These are the three standard and accepted forms of communication for PHI and all three of them have serious security concerns for patients and providers. To be more secure, all three require more resources. Mail can be registered. Phone call can be planned and scheduled to ensure security. FAX messages can be scheduled, tested, and confirmed. All of these measures have significant cost increases for healthcare organizations. What else is there and is it better?
Internet Communications – You make PHI available via a secure web site, require users to be authenticated, encrypt the transfer of information, log every instance of PHI access with unique user, date, time, location, IP address, operating system, web browser, etc., and run audits periodically to ensure security is maintained. If done right, this form of communication is far and away the MOST secure and cost effective way to exchange data.
Here’s what you DO know – You know who logged in, when, how long, from where, and exactly what they viewed. You know communication was encrypted and could not be intercepted during the coarse of the transaction. You have the added ability to limit or end access to PHI on a per user basis if a patient decides to stop communications with a given provider.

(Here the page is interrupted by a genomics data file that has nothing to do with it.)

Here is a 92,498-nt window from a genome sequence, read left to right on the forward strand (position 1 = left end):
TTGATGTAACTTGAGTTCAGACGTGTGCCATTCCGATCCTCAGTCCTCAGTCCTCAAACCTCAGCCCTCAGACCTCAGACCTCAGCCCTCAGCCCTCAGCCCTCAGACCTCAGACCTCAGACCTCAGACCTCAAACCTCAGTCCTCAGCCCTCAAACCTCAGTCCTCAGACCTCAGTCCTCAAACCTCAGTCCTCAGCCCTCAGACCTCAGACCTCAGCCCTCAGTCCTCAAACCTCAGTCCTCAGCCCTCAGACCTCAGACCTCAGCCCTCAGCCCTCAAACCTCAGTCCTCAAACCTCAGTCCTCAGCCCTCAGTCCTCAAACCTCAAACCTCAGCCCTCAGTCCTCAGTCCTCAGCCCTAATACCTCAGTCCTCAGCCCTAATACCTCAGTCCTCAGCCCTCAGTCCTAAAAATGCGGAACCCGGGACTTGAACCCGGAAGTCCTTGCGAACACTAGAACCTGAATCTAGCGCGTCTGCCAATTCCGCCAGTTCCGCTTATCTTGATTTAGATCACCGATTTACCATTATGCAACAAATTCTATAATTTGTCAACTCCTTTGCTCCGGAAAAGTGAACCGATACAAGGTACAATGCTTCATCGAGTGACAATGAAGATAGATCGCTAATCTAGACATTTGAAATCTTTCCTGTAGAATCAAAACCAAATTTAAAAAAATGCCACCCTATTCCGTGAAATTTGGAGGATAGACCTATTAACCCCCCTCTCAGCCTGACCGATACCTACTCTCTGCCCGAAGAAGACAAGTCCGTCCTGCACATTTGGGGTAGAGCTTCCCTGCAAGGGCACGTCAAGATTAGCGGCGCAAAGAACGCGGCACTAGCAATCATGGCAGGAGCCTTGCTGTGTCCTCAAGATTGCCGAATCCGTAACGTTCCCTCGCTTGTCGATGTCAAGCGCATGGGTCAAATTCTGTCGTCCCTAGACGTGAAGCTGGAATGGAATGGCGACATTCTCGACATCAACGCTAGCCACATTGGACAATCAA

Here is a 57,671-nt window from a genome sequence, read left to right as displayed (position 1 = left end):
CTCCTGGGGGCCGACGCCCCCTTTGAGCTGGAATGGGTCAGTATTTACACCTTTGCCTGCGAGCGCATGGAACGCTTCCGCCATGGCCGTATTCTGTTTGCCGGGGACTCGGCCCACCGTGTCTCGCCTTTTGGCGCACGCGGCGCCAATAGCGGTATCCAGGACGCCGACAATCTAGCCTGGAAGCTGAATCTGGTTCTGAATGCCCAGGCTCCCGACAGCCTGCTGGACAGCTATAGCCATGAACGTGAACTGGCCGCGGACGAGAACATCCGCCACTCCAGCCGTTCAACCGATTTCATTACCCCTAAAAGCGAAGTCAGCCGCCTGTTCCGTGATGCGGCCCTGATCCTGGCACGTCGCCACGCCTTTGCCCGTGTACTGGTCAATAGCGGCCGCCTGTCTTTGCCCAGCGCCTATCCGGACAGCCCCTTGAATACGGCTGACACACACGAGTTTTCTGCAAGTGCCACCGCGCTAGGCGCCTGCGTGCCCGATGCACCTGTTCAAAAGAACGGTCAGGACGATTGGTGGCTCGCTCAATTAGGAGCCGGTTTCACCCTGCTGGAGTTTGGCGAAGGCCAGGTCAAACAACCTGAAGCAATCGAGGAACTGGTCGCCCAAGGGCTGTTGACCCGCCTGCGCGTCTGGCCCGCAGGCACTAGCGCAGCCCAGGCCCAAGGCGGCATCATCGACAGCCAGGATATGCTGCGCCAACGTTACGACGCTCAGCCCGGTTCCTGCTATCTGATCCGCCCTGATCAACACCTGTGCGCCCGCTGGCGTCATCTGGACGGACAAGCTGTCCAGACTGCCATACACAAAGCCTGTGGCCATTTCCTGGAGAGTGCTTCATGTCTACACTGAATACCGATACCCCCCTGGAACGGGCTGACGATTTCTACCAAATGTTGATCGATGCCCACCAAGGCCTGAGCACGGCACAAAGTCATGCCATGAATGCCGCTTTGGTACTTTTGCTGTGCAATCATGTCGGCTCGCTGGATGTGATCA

You have also provided access to information outside of the demands for a scheduled information exchange time. You can send records to individuals on the opposite side of the globe and do it during regular business hours. You are falling in line with other industries who recognize the power of Internet transactions such as banks, retailers, and everyone else doing business in the world.
Are there any risks with Internet access to PHI? Of course there are. My qualifying statement was, “if done right.” There are HIT professionals who can design and build systems that accomplish all the security goals for electronic PHI exchange. Those individuals need to be engaged in the design and deployment of any electronic system. You also need to engage information security professionals.
There is also the issue with forgetting passwords or sharing passwords. Both of those ultimately fall on the end user, but a well-designed system would minimize the “forgots” and eliminate the sharing.
The only true secure way to exchange PHI is in-person face-to-face. After that, using a web-based secure system is the ONLY way to go.